Netanyahu’s Not Interested in Peace With Palestine. Is Herzog?

The leader of the 'opposition' is simply shadowing Netanyahu in describing his separation plan. Both take the Palestinians for granted as a silent third party, as if peace could be built without their consent.

Ilan Baruch
Ilan Baruch
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An election campaign billboard shifts between images of Labor Party leader Isaac Herzog, right, and Likud Party leader and Prime Minister Benjamin Netanyahu, Tel Aviv, March 3, 2015.
An election campaign billboard shifts between images of Labor Party leader Isaac Herzog, right, and Likud Party leader and Prime Minister Benjamin Netanyahu, Tel Aviv, March 3, 2015.Credit: AP
Ilan Baruch
Ilan Baruch

In his recent New York Times op-ed, “Only Separation Can Lead to a Two-State Solution” the head of the Israeli parliamentary opposition, Itzhak Herzog, dismally reflects one critical and chronic Israeli failure. That failure: Taking the Palestinians for granted, as if their consent were not a crucial component of peace, whether during a process of negotiations or leading to it.

Throughout his piece, as in his political conversation in general, Herzog shadows Netanyahu in discussing Palestine as a silent third party waiting to be instructed as to what it should do. It seems that in a desperate attempt to block the Palestinian initiative that aims to shift the conflict into a multilateral diplomatic space, Herzog advocates for unilateral steps that Israel should take, regardless of what Palestinians think.

Jerusalem is the starkest case in point: Herzog desires to cast ‘’28 Arab villages north and east’’ of the city into Abbas’s lap, ‘’leaving a unified strengthened capital’’. The Palestinians residing in what is marketed as a conceded area — not 28 “villages” but expansive neighborhoods that are integrally connected to the Jerusalem urban area — the 100,000 destined to be stranded in Jerusalem, and indeed the Palestinian leadership, will have no say in designing their own future. In Herzog’s world they do not matter.

The Oslo process was an historic effort to break the deadlock — sadly intercepted by opponents on both sides of the divide — launched by the late Prime Minister Rabin, who in spite of his doubts was prepared to embrace mutual recognition with Arafat and the PLO, a man and an organization dismissed hitherto as terrorists. This was a dramatic leap forward, leading to a negotiated agreement on a phased transition from occupation to two states, living side by side in peace and security. A Palestinian state was not mentioned by name, but anticipated as the reasonable and much hoped for outcome of a successful process.

In Oslo the Palestinians were respected as legitimate equals. They were given an opportunity to mold their future in line with their political vision of liberation and self-determination, put to the test in the first round of elections. The results demonstrated robust support for the choice of a political struggle for the liberation of Palestine over the brutality of terrorism.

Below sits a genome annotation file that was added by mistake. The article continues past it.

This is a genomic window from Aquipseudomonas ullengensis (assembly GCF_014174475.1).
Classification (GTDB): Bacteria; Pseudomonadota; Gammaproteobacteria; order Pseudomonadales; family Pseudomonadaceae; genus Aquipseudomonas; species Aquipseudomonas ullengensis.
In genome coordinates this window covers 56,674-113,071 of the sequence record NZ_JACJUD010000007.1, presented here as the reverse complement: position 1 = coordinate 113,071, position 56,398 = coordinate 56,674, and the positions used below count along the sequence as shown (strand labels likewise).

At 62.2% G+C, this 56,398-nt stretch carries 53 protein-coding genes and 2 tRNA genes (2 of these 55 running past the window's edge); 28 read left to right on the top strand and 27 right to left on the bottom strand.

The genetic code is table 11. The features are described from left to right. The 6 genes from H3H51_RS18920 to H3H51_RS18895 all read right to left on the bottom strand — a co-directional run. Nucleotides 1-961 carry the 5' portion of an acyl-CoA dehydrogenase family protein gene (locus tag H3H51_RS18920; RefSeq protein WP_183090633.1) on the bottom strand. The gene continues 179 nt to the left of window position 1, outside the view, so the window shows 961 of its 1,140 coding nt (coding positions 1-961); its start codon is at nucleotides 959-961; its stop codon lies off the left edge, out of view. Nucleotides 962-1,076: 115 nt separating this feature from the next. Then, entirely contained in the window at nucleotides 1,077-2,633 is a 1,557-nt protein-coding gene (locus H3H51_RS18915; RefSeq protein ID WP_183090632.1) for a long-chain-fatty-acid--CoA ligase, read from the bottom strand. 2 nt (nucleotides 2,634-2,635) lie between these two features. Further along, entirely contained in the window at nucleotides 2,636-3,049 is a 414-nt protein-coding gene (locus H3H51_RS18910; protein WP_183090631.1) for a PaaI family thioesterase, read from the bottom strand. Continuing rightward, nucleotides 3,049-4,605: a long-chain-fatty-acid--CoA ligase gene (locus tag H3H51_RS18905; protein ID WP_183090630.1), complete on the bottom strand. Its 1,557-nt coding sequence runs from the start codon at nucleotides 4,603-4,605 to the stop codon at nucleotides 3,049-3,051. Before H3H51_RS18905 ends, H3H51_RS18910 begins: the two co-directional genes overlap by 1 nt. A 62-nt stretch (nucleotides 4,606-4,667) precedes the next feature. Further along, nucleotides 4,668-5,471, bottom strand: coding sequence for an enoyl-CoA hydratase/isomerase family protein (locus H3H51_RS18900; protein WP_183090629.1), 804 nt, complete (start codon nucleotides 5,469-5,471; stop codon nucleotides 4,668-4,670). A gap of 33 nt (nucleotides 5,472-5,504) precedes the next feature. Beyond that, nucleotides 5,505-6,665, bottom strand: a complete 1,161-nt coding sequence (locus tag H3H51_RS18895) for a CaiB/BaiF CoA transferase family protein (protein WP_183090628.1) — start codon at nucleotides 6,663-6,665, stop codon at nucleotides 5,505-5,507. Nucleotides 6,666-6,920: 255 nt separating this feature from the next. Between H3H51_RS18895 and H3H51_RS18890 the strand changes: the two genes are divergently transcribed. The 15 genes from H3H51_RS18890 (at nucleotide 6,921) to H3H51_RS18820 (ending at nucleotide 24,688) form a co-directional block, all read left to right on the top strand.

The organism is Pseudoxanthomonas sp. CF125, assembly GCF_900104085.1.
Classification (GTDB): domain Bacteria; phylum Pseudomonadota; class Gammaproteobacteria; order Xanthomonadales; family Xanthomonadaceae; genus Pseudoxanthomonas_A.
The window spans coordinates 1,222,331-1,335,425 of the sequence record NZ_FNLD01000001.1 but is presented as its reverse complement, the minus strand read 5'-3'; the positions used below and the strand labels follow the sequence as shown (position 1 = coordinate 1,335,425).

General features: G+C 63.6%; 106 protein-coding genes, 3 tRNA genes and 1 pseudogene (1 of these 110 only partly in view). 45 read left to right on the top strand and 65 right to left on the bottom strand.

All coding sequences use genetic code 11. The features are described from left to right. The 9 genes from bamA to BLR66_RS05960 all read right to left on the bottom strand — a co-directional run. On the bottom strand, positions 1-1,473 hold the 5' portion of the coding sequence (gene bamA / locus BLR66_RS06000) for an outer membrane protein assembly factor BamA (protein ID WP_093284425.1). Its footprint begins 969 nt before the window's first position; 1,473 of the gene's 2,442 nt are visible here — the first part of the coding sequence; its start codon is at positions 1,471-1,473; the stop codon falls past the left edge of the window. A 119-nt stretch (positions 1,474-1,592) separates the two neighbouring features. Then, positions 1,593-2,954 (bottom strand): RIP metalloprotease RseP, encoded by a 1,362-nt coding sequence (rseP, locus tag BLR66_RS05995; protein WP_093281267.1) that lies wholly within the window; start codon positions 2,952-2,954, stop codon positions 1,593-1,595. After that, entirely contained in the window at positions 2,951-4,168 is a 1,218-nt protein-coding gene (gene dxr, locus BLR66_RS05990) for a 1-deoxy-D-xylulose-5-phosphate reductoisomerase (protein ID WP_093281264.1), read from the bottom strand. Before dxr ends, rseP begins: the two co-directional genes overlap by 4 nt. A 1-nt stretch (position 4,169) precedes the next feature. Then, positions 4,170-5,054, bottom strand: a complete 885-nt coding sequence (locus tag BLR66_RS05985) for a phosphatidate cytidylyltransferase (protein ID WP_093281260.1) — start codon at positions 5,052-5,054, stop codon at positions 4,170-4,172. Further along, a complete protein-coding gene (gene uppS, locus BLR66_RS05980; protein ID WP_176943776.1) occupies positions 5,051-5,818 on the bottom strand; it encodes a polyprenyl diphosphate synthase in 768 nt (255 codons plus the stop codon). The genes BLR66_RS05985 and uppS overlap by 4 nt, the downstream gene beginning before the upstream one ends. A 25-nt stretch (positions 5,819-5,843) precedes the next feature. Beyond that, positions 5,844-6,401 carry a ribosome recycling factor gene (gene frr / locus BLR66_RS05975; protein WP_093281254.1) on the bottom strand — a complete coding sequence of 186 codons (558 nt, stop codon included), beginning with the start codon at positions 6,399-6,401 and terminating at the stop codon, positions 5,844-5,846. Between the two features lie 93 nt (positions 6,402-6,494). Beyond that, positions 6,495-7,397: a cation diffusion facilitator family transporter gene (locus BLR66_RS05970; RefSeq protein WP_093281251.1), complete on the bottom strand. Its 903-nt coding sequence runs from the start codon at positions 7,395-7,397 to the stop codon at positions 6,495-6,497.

Since Netanyahu took office, the Israeli internal debate over ‘the best scenario for the achievement of peace’’ has gone astray. The reason is simple: Netanyahu is not interested in peace with Palestine. He does not believe it serves the best interests of Israel. His ambition to expand the settlement project, while at the same time undermining confidence in a future Palestinian state with the old Israeli bromide – that security can only be achieved under Israeli control – ensures that talk of peace stays off the table.

Thus, Israeli proponents of peace err in endlessly discussing ways and means to achieve a breakthrough, ignoring the fact that Netanyahu has the power and maneuverability to dismiss any suggested peace process.

This will be the fate of any initiative, unless at least one of three major shifts takes place: the opposition in Israel gains ground and beats Netanyahu in the next elections; Israel reaches out to the Palestinian leadership with a commitment to bring the occupation to its end through time-framed bilateral negotiations; and/or the international community, with the EU and the U.S. at the helm, produces sufficient pressure on both leaderships, but firstly on Israel, by conditioning a most favored nation status on a negotiated transformation of Palestine/Israel relations from occupation to two states living side by side in peace, security and prosperity.

Prime Minister Netanyahu has already proven he is not going to deliver. Unfortunately, Mr. Herzog does not seem to be willing or able to achieve any of the three peace conditions either.

Ambassador (ret.) Ilan Baruch is the Chairperson of the Policy Committee of the Israeli Peace NGO Forum.



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